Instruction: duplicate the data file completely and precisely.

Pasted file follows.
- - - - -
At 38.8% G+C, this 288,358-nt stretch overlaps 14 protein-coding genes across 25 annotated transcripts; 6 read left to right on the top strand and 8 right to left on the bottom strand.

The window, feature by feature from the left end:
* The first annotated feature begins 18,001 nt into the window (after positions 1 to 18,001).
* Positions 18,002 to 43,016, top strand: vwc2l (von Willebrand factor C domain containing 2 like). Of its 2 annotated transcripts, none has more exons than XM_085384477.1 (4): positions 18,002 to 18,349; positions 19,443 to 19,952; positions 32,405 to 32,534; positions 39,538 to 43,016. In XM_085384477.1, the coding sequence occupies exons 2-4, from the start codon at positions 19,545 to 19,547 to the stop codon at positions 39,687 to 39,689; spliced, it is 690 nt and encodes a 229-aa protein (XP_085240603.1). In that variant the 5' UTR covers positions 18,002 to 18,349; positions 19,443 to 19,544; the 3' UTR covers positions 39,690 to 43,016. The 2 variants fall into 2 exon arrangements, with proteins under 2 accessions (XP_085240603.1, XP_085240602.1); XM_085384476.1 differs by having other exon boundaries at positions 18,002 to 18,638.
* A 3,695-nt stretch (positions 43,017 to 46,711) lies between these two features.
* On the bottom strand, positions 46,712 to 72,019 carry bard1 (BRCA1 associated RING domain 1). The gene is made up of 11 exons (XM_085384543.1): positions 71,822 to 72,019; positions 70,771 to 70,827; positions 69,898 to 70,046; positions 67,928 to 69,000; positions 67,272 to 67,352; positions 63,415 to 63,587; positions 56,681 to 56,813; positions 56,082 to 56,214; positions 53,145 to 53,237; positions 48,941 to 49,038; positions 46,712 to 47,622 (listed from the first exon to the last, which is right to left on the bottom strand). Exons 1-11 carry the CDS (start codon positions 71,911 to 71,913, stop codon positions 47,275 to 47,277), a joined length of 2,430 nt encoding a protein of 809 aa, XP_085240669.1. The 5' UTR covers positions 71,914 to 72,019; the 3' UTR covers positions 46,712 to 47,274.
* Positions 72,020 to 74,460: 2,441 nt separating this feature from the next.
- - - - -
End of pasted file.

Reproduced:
At 38.8% G+C, this 288,358-nt stretch overlaps 14 protein-coding genes across 25 annotated transcripts; 6 read left to right on the top strand and 8 right to left on the bottom strand.

The window, feature by feature from the left end:
* The first annotated feature begins 18,001 nt into the window (after positions 1 to 18,001).
* Positions 18,002 to 43,016, top strand: vwc2l (von Willebrand factor C domain containing 2 like). Of its 2 annotated transcripts, none has more exons than XM_085384477.1 (4): positions 18,002 to 18,349; positions 19,443 to 19,952; positions 32,405 to 32,534; positions 39,538 to 43,016. In XM_085384477.1, the coding sequence occupies exons 2-4, from the start codon at positions 19,545 to 19,547 to the stop codon at positions 39,687 to 39,689; spliced, it is 690 nt and encodes a 229-aa protein (XP_085240603.1). In that variant the 5' UTR covers positions 18,002 to 18,349; positions 19,443 to 19,544; the 3' UTR covers positions 39,690 to 43,016. The 2 variants fall into 2 exon arrangements, with proteins under 2 accessions (XP_085240603.1, XP_085240602.1); XM_085384476.1 differs by having other exon boundaries at positions 18,002 to 18,638.
* A 3,695-nt stretch (positions 43,017 to 46,711) lies between these two features.
* On the bottom strand, positions 46,712 to 72,019 carry bard1 (BRCA1 associated RING domain 1). The gene is made up of 11 exons (XM_085384543.1): positions 71,822 to 72,019; positions 70,771 to 70,827; positions 69,898 to 70,046; positions 67,928 to 69,000; positions 67,272 to 67,352; positions 63,415 to 63,587; positions 56,681 to 56,813; positions 56,082 to 56,214; positions 53,145 to 53,237; positions 48,941 to 49,038; positions 46,712 to 47,622 (listed from the first exon to the last, which is right to left on the bottom strand). Exons 1-11 carry the CDS (start codon positions 71,911 to 71,913, stop codon positions 47,275 to 47,277), a joined length of 2,430 nt encoding a protein of 809 aa, XP_085240669.1. The 5' UTR covers positions 71,914 to 72,019; the 3' UTR covers positions 46,712 to 47,274.
* Positions 72,020 to 74,460: 2,441 nt separating this feature from the next.